[5] In this paper, we examine both the annual and semiannual variations of the F2 peak, based on a daytime global climatology derived from 4 years of COSMIC data (2007–2010). Through model simulations, we demonstrate the importance of neutral composition to the annual and semiannual variation of ionospheric structure and that neutral composition can respond strongly to seasonal changes in turbulent mixing near the mesopause.

2 Measurements by the COSMIC Satellites

[6] The COSMIC satellites have made GPS radio occultation observations of ionosphere electron density profiles since 2006. Although there are some issues involved with obtaining full electron density profiles in the presence of horizontal gradients [e.g., Yue et al., 2010], the peak density NmF2 and height hmF2 of the F2 layer can be obtained with good accuracy and precision, and these measurements have been validated through comparison to ground-based observations [e.g., Lei et al., 2007]. Burns et al. [2012] constructed a 4 year daytime global climatology of ionospheric NmF2 and hmF2, using this global ionospheric data set, from 2007 to 2010. They found that low-latitude NmF2 was dominated by annual/semiannual variations, where NmF2 had maxima near the equinoxes, a primary minimum near the June solstice, and a secondary minimum near the December solstice, and that these annual/semiannual variations extended to midlatitudes. The hmF2 also showed a pronounced annual variation, with the highest values of hmF2 occurring at low latitudes and on the summer side of the magnetic equator and minimum values at middle latitudes in winter.

3 Model Description

[7] The model employed in this study is the National Center for Atmospheric Research (NCAR) Thermosphere-Ionosphere-Electrodynamics general circulation model (TIE-GCM). The TIE-GCM is a community model developed at the NCAR High Altitude Observatory, publicly available at It is a first-principles upper atmosphere general circulation model that solves the Eulerian continuity, momentum, and energy equations for the coupled thermosphere/ionosphere system, covering the altitude range from approximately 97 km to 600 km [Roble et al., 1988; Richmond et al. 1992; Qian et al., 2012]. It has a horizontal resolution of 5° × 5° and a vertical resolution of one half pressure scale height. The main external drivers of the TIE-GCM are solar irradiance in the extreme-ultraviolet and far-ultraviolet spectral regions, geomagnetic energy including auroral particle precipitation and ionospheric convection, and perturbation at the lower boundary of the model by tides and waves. In this study, the Extreme Ultra-Violet flux model for Aeronomic Calculation (EUVAC) solar proxy model [Richards et al., 1994] was used as solar input [Solomon and Qian, 2005], but the MgII core-to-wing ratio [Viereck et al., 2004] scaled to the range of the F10.7 index [Solomon et al., 2011] was used as the solar activity index instead of the regular F10.7 index. This is to accommodate difficulties with the F10.7 index during the 2008–2009 solar minimum [Solomon et al., 2010], which is an important period of the COSMIC data used in this paper. Ionospheric convection is specified by the empirical model of Heelis et al. [1982], and migrating semidiurnal and diurnal tides are applied at the lower boundary using the Global Scale Wave Model (GSWM) [Hagan and Forbes, 2002; 2003], which provides climatological monthly mean hourly tides given at the middle of each month. The model reads GSWM tides and linearly interpolates these to other dates. The effect of turbulent mixing, mainly due to gravity wave breaking in the mesosphere-lower-thermosphere (MLT) region, is included by specifying a latitude-dependent eddy diffusion coefficient at the lower boundary.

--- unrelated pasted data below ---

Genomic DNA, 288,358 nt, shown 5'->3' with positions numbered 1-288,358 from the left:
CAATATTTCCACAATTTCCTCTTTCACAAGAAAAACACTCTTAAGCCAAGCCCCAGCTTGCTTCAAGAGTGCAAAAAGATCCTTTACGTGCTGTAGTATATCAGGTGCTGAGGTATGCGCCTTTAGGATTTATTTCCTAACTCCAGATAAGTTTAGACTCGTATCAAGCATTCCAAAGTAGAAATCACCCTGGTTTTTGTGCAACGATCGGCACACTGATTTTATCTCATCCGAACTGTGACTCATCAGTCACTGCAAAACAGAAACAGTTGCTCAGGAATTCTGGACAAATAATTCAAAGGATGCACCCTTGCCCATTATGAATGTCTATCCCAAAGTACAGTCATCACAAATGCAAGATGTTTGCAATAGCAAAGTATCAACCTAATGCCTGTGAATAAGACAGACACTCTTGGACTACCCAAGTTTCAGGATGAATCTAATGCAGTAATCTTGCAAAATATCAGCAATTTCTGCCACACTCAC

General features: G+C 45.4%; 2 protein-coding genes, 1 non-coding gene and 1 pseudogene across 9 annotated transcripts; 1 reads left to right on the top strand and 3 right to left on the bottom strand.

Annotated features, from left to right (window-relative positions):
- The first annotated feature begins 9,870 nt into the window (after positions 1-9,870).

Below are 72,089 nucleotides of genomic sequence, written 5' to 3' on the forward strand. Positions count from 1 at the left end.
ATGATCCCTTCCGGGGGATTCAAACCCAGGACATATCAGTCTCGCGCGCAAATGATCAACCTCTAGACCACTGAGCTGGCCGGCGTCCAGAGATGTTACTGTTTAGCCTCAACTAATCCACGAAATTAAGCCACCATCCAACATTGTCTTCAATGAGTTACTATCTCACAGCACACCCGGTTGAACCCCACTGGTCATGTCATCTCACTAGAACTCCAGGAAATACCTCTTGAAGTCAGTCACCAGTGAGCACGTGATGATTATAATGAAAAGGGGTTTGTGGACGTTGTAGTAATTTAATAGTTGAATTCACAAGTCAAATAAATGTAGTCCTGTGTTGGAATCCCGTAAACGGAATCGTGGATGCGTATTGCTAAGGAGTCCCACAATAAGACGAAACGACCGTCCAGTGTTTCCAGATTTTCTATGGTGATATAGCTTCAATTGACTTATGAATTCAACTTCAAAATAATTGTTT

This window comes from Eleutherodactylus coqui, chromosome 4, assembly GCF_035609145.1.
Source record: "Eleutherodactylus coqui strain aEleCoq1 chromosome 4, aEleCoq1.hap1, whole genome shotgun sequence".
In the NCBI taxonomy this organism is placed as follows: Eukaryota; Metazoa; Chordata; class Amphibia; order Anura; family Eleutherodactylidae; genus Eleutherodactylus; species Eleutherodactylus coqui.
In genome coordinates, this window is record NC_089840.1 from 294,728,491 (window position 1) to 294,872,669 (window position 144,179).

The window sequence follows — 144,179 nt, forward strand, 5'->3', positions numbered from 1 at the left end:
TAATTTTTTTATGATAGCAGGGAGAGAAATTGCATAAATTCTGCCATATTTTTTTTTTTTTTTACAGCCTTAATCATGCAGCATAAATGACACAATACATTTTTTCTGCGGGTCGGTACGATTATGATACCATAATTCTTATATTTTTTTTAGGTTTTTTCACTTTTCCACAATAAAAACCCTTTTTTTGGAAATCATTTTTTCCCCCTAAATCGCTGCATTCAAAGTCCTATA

4 Results

4.1 Initial Model-Data Comparisons

[8] The TIE-GCM was run from 2007 to 2010. The simulated results were sampled in the same way that COSMIC data were processed by Burns et al. [2012]: a 30-day running median was applied to the daily medians of each geomagnetic latitude bin (10°) to remove the short-term variability. Figure 1 compares the daytime climatology of NmF2 and hmF2 observed by COSMIC and simulated by the TIE-GCM. The model simulations have a similar solar cycle variability. However, there are large differences between the model and the data in terms of the annual/semiannual variations. COSMIC NmF2 shows distinct and consistent annual and semiannual variations at low latitudes (±30° magnetic latitudes), with maxima near the equinoxes, a primary minimum near the June solstice, and a secondary minimum near the December solstice. The model-simulated NmF2 lacks this annual/semiannual variation, except for a consistent peak at the March equinox. In both hemispheres, COSMIC NmF2 shows an annual/semiannual variation at midlatitudes that transitions to an annual variation at the high latitudes, with higher values of NmF2 in summer than in winter. However, the simulated NmF2 shows an annual variation at midlatitudes to high latitudes with higher values of NmF2 in winter rather than in summer.